An adjustable clamp assembly 52 adjustably mounts the instrument 10 at a vertical support bar 50 of the stand 12. The clamp assembly 52 includes a split clamp 54 attached at one end to the support bar 50 and carrying at the other end a vertical post 56. A split clamp 58 adjusted by wing fasteners 59 provides variable vertical and circumferential coupling of the center arm of the yoke 20 to the post 56. As shown in FIG. 2, an elastomeric compliant spacer or sleeve 61 surrounds and elastically supports the center arm to reduce dampening of induced vibration and effect a prolonged vibratory response when the pad is impacted by the drum stick. It will be appreciated that many commercially available stands and accessories are available to the instrumentalist and could alternatively be used for mounting of the instrument 10.
The strike pad 24 is carried at the outer end of the upper arm 30. The resonator 22 is carried at the outer end of the lower arm 32. This inversion of the resonator 22 has been found to further increase the resonance period.
The stick pad assembly 24 comprises a two-piece disk 61 having an upper plate 62 that is adhered to a circular support plate 64. The support plate 64 is connected at a lower surface to a rectangular mounting block 66. The mounting block 66 includes a longitudinal hole 68 for receiving the threaded end of the upper arm 30. An inner nut 70 is threaded on the inner end of the threaded section and engages the inner end surface of the mounting block 66. An outer nut 72 is threaded on the outer end of the threaded section and engages the outer end surface of the mounting block 66. The nuts 70 and 72 are reversely tightened to clamp the mounting block 66 on the upper arm 24. Alternatively a compressive fit of the outer end into a corresponding hole in the block could be used.
The impact plate 62 is formed of a low durometer elastic material, such a rubber. The elasticity of the plate 62 has been found to mute the stick impact and provide a desired rebound of the drumstick. The support plate 64 is preferably formed on a nonflexible material, such as plastic, wood or metal. For enhancing resonance, the mounting block 44 is formed of wood or like material. It has been found that the resilient impact surface rigidly coupled to the yoke 20 with the rigid block and support plate also contributes to an extended resonance period.
The resonator 22 may be a commercial available design, such as disclosed in the aforementioned patent to Cohen, and comprises a plurality of loosely supported pins 70 carried on the upper and lower surfaces in an outwardly flared center cavity 72 of a resonator body 74. The pins 70 are separated by a center tongue 74 having an offset end attached to the rear wall of the resonator body 74. Upon induced vibration occasioned by impact by the drumstick, the pins coact with the upper and lower walls of the resonator body and the tongue to provide an acoustic effect of a type well known in the art. The threaded end of the lower arm 32 is received in a threaded bore on the base wall of the resonator 22 and locked in place by nut 76.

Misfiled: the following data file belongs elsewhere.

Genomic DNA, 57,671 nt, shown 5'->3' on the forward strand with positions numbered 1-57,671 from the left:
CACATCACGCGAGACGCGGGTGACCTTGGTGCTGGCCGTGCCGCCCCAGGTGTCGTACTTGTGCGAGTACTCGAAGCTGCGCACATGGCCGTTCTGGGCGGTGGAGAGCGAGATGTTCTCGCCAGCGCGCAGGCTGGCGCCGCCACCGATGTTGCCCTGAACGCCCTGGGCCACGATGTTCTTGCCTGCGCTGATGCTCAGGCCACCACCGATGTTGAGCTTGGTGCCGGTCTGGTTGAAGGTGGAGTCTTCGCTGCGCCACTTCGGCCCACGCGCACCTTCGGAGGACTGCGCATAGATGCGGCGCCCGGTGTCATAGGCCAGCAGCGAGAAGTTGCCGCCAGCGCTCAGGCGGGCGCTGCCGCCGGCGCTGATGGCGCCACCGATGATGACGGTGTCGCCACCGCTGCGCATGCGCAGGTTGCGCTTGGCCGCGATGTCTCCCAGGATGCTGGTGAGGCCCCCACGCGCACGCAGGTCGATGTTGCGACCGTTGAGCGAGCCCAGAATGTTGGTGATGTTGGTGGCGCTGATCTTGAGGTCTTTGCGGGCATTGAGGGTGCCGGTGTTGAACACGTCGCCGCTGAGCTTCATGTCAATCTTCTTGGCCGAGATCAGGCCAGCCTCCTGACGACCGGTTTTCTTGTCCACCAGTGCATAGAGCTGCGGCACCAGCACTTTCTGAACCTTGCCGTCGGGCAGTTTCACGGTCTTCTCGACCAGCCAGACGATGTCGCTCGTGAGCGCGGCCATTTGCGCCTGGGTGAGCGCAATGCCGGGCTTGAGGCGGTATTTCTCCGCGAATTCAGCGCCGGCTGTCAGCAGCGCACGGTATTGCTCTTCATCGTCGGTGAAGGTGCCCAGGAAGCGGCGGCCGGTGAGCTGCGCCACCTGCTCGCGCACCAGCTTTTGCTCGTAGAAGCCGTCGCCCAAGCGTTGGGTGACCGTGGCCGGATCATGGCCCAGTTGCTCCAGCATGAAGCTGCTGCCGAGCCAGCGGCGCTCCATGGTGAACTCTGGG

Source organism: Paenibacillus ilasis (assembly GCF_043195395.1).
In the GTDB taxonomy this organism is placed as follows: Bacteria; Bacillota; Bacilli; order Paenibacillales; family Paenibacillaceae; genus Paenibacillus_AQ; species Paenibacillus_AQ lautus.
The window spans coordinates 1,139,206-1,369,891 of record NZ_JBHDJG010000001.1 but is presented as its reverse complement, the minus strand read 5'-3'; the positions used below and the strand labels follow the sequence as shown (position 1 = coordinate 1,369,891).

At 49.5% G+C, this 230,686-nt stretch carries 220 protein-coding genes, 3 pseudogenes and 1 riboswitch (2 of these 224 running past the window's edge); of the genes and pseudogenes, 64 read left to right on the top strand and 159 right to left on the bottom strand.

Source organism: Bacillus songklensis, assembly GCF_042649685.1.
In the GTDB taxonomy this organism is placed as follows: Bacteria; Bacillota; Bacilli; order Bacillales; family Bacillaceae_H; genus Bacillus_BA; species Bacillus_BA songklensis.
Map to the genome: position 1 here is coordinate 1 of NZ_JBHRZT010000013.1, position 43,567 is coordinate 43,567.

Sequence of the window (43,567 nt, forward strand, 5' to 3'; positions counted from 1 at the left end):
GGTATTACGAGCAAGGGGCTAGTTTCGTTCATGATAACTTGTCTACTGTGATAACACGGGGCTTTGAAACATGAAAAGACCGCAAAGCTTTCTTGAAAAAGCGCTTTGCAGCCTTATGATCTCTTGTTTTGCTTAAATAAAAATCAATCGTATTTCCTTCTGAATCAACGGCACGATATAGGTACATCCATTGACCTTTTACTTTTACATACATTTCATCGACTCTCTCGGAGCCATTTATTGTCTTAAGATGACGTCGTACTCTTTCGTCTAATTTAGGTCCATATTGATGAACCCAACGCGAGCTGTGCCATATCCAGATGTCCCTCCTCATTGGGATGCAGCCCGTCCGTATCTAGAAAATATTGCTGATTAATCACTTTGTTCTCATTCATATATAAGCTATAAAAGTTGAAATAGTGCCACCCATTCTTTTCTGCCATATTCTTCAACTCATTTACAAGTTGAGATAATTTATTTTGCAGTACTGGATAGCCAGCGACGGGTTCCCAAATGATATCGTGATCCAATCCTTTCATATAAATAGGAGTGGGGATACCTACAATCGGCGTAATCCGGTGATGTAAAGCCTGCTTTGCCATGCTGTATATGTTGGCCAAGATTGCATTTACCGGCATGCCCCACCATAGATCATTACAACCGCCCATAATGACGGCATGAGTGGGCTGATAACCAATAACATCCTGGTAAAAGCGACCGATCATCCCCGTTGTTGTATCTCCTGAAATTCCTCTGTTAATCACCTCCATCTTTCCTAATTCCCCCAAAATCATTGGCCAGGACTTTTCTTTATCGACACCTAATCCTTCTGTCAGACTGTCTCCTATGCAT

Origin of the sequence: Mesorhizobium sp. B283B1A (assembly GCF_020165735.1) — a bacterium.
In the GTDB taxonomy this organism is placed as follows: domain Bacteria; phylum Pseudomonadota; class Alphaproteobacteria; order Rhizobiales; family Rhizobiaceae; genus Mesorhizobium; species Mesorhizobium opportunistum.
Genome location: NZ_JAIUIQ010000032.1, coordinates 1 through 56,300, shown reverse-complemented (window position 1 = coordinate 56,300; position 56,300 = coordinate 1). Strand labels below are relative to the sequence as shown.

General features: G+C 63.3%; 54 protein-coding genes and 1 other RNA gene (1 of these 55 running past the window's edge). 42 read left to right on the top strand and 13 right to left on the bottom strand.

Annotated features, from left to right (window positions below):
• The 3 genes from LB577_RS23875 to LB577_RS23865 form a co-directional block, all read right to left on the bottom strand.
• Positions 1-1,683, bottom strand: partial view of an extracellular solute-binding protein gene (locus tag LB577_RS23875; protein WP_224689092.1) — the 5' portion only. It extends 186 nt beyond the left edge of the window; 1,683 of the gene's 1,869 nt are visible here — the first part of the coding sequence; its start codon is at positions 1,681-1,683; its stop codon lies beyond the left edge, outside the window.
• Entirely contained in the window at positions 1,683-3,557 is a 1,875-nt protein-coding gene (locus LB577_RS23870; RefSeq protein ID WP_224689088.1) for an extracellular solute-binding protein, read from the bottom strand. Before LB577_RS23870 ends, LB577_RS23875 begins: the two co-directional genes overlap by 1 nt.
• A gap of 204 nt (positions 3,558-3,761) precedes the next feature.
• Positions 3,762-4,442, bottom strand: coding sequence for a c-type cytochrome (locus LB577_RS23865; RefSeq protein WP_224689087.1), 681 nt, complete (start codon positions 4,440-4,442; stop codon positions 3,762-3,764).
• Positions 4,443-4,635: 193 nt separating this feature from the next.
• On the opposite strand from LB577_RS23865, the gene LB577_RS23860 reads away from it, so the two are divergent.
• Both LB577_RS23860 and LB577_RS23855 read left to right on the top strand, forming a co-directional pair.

To obtain an extended resonance period upon striking the pad disk, it is important to have the weights of the pad 30 and resonator 32 and the horizontal lengths of the upper and lower arms substantially equal. The resonance is further enhanced by the resilient support at the sleeve 60 and clam 58, inasmuch as the present invention has determined that a rigid connection attenuates and shortens the desired induced vibration. The resonance effect may be further influenced by varying the attachment location on the vertical center arm 34 of the yoke 34.
With the foregoing component, an instrumentalist hitting the strike pad 24 with a drumstick 26 will provide an elongated enhanced rattling effect at the resonator. In extended testing it has been determined that a resonance period about double conventional devices is achieved with light to medium drumstick impact. The resonator may be varied with respect to its longitudinal axis to produce varied effects.
Having thus described a presently preferred embodiment of the present invention, it will now be appreciated that the objects of the invention have been fully achieved, and it will be understood by those skilled in the art that many changes in construction and widely differing embodiments and applications of the invention will suggest themselves without departing from the sprit and scope of the present invention. The disclosures and description herein are intended to be illustrative and are not in any sense limiting of the invention, which is defined solely in accordance with the following claim.
|Cited Patent||Filing date||Publication date||Applicant||Title|
|US3859886 *||Jul 18, 1974||Jan 14, 1975||Sr Joseph L Brisco||Percussion musical instrument|
|US3893363 *||May 3, 1974||Jul 8, 1975||Cohen Yehuda||Kit particularly useful for mounting percussion instruments to a stand|
|Citing Patent||Filing date||Publication date||Applicant||Title|
|US7087824 *||Aug 7, 2003||Aug 8, 2006||Szynal Matthew J||Device for striking a percussion instrument|
|US20030064709 *||Oct 3, 2002||Apr 3, 2003||Gailey Michael L.||Multi-modal messaging|
|US20040025665 *||Aug 7, 2003||Feb 12, 2004||Szynal Matthew J.||Device for striking a percussion instrument|
|U.S. Classification||84/402, 84/403|
|International Classification||G10D13/08, G10D13/06|
|Jun 9, 2008||REMI||Maintenance fee reminder mailed|
|Nov 13, 2008||SULP||Surcharge for late payment|
|Nov 13, 2008||FPAY||Fee payment|
Year of fee payment: 4
|Jul 16, 2012||REMI||Maintenance fee reminder mailed|
|Nov 30, 2012||LAPS||Lapse for failure to pay maintenance fees|
|Jan 22, 2013||FP||Expired due to failure to pay maintenance fee|
Effective date: 20121130